[Reveal] Spoiler:
killing of the villain
at the end provides no respite from the uncomfortable atmosphere of the film, or the depressing pedantry of the psychopath and his world of dull insanity. I wonder if I'm reading my own feelings into it when I say that the full reveal of the psychopath and his limited world seemed a little like a sigh of defeat from Kurosawa himself? He didn't seem to have it in him to make this character's madness ultimately very interesting.

Now, about that ending, there is this dangling thread:
[Reveal] Spoiler:
the hero turns things around on the villain,
and I don't really understand how he does it. Somehow
[Reveal] Spoiler:
the hero has broken the mind-control the villain exerts upon his victims. Has his wife helped him? Is he just pretending to be drugged by his wife? Does she not inject him with the drug earlier, as she appears to? And if she doesn't, how would the hero know how to pretend to react to the drug, since he's seeing it for the first time at the film's climax?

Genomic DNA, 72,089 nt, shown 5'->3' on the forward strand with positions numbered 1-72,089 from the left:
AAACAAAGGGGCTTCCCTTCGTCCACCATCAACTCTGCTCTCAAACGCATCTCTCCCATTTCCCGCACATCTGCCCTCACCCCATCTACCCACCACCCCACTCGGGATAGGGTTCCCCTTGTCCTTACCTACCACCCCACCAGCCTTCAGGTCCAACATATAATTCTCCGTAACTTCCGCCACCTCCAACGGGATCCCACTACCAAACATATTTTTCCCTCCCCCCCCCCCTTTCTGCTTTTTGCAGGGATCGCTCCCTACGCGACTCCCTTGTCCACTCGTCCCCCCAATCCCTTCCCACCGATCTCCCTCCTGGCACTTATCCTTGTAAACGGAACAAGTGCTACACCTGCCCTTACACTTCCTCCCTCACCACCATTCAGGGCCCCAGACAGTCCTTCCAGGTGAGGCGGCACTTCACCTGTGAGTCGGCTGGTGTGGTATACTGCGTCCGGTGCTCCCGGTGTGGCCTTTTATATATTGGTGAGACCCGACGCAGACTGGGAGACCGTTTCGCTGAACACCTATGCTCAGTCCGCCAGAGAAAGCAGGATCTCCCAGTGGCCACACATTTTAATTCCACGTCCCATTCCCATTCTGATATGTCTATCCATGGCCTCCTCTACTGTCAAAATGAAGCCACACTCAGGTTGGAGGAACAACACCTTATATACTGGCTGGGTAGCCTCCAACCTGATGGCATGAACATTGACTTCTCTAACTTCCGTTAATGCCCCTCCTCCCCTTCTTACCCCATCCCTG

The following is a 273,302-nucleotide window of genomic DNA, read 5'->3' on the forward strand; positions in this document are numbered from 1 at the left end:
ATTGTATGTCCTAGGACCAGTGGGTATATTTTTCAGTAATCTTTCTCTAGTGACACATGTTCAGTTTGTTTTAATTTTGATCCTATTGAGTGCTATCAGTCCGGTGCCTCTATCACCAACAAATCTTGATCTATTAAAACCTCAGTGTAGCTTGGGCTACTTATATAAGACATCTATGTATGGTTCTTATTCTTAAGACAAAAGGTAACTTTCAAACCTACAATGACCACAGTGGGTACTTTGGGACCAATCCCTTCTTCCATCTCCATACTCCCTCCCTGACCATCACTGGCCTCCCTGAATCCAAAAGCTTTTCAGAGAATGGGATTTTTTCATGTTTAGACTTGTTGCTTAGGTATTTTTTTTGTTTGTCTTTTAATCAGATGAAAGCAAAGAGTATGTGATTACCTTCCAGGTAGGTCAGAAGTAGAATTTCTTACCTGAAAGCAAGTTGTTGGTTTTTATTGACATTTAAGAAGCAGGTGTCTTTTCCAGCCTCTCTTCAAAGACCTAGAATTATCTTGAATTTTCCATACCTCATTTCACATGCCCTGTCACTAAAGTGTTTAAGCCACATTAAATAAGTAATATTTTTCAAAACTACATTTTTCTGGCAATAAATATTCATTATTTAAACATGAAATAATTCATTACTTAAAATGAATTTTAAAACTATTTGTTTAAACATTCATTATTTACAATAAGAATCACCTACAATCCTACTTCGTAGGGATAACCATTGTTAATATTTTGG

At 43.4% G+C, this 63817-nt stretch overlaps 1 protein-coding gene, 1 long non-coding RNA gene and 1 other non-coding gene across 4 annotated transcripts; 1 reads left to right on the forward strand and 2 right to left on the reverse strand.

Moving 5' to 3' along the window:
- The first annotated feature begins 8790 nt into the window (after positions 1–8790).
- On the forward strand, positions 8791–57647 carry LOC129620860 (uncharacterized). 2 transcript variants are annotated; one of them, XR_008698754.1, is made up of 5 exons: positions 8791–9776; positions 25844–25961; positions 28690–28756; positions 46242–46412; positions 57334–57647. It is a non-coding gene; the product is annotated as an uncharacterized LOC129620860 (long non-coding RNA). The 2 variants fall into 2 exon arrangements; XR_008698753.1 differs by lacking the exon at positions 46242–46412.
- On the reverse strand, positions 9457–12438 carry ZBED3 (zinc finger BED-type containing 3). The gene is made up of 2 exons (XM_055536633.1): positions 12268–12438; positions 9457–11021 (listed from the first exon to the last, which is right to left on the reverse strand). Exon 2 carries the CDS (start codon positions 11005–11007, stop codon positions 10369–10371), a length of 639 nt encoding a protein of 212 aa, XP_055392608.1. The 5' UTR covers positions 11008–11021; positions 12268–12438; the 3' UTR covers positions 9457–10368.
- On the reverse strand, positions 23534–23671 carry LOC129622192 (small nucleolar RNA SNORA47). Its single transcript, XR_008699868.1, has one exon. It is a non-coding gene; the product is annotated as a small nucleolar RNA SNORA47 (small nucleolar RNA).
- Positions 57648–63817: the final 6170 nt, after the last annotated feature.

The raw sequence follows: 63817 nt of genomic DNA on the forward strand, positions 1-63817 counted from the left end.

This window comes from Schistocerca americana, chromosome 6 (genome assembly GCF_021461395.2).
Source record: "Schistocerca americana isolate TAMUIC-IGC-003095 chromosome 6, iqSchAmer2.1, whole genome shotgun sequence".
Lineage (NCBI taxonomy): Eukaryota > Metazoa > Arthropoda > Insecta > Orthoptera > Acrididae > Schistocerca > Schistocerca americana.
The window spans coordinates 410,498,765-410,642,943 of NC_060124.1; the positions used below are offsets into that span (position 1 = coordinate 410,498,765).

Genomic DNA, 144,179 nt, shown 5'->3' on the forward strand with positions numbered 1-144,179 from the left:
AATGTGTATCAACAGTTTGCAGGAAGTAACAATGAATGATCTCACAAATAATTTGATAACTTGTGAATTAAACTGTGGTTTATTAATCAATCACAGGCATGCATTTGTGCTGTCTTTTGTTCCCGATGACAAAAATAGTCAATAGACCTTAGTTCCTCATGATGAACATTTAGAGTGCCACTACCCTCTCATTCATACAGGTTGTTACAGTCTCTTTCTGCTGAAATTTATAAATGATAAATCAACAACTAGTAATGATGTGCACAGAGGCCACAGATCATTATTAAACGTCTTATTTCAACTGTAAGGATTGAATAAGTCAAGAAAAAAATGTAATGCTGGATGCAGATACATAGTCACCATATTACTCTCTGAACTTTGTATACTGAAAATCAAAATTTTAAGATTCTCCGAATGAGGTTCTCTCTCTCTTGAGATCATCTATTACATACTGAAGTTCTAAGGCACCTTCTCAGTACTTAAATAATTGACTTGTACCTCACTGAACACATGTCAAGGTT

The twist seems very unclear, and so the narrative turnaround feels exceptionally forced. But between the ugliness and plainness of the sadism in the film and the careful spinning out of the suspense I feel this increasingly wide chasm of incongruity, which I think is just my widening disinterest with the movie. Serial killer movies have never really worked for me, though I can respect what Psycho and Manhunter do with the genre, and I in fact love Sogo Ishii's Angel Dust in spite of it being through and through a post-Silence of the Lambs serial killer picture. And somehow all Giallos get a pass from me as well. But with Kurosawa in that genre space, I feel very torn. He seems so expert at making exactly this kind of film. He turns the screws just right. Everybody acts their hearts out. The script dolls out suspense and ideas one after the other. Just when I would feel the film wasn't lighting fire it would go and light fire, and keep me watching. But the picture has left me increasingly cold. I think I like it less and less, on an ever-increasing, minute-by-minute basis. And I can't tell whether this is purely a sense of my own changing aesthetic sense being disillusioned at what I'm seeing, or whether Kurosawa himself has just hit a kind of a wall, where his skill as a filmmaker has surpassed his subject matter, or vice-versa. There is a sense in which this is a less inventive film than Cure or Pulse, just in terms of creative mis-en-scene and dramaturgy. Scenes aren't quite as interesting to look at as in the previous movies. Maybe the point was to show the everyday life of the middle-class as something really dreary and suffocating. But one could feel the tenseness, the discomfort and the breakdown of society in almost any single scene of Cure, and to stage a whole movie just to prove that same point again now seems excessive for Kurosawa. In a way the film reminds me of the later Hitchcock, the maker of Topaz and Frenzy––so conscious and controlling of his effects in the wake of his interview with Truffaut, but unable to capture the fresh voice or the urgency of Shadow of a Doubt, Psycho or Vertigo...or even Foreign Correspondent.